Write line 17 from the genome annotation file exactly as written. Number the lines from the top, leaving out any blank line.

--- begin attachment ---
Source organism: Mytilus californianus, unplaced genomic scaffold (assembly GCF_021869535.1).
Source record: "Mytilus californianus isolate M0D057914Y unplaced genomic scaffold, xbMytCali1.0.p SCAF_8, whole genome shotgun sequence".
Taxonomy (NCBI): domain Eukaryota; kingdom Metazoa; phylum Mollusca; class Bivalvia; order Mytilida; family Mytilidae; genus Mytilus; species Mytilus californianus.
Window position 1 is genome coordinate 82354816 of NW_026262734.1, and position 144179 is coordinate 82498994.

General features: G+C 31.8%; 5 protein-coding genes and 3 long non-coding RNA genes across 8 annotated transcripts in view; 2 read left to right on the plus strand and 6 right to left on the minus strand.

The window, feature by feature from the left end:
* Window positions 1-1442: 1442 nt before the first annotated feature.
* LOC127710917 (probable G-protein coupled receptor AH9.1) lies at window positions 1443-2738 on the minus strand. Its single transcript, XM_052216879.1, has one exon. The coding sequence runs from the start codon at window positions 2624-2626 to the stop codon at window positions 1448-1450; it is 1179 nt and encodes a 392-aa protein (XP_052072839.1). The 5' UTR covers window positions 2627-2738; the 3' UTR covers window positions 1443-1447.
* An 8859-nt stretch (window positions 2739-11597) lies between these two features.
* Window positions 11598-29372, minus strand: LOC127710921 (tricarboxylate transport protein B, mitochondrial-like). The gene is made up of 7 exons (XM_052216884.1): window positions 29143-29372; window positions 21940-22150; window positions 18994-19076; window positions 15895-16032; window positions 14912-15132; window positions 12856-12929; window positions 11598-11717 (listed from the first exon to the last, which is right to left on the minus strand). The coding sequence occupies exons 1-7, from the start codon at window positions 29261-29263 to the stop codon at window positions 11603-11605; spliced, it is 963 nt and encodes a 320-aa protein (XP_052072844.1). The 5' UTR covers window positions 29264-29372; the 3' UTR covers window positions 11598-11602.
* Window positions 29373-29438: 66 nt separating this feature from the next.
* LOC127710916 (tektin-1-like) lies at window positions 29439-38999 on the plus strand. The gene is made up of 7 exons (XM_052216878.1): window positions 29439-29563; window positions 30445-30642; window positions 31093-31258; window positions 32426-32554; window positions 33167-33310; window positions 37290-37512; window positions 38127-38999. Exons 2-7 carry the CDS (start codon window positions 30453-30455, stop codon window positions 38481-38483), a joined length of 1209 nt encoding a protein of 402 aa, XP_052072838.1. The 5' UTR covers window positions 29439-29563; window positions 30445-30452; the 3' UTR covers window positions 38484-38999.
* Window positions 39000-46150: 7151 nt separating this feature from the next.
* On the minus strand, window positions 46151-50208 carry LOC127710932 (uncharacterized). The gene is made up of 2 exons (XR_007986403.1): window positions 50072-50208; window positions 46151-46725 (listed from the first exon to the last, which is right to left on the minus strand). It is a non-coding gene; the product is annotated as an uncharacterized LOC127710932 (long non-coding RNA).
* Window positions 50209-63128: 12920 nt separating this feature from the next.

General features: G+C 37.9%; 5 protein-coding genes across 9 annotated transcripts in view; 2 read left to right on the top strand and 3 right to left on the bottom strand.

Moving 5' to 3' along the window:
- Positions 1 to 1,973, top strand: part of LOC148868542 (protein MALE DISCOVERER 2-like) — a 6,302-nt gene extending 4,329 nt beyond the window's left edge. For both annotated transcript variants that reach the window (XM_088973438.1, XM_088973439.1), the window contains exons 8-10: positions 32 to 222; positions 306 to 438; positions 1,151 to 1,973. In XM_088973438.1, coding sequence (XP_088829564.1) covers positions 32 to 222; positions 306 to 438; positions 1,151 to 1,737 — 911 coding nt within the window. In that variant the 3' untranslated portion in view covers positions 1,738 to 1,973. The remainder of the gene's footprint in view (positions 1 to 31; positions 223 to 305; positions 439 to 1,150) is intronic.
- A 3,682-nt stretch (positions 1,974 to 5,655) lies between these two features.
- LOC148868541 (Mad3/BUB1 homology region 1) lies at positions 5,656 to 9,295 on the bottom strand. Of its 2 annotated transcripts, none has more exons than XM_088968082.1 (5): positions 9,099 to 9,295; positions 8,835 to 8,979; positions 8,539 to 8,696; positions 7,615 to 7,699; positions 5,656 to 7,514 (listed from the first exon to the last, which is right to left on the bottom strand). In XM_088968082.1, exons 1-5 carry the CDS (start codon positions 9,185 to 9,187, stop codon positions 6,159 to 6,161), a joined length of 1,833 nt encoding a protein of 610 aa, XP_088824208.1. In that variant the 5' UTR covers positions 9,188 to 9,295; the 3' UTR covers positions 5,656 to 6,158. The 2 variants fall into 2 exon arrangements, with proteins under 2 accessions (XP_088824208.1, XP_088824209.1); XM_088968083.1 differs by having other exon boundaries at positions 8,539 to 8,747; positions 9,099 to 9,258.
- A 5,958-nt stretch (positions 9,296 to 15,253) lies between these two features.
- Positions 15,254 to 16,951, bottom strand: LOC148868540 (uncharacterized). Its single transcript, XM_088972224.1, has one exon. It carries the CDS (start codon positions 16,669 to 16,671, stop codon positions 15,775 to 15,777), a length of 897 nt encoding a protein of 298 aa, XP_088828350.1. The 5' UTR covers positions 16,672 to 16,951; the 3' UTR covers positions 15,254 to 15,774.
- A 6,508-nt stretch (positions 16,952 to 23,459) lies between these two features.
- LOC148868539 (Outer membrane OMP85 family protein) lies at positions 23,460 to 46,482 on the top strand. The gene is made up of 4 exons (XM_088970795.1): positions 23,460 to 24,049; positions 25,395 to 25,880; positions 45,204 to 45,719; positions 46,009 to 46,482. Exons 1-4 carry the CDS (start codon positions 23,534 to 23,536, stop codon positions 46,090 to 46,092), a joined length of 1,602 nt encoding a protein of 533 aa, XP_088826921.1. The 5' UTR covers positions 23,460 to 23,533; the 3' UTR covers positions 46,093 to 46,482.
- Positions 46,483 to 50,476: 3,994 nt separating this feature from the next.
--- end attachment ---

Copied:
Moving 5' to 3' along the window: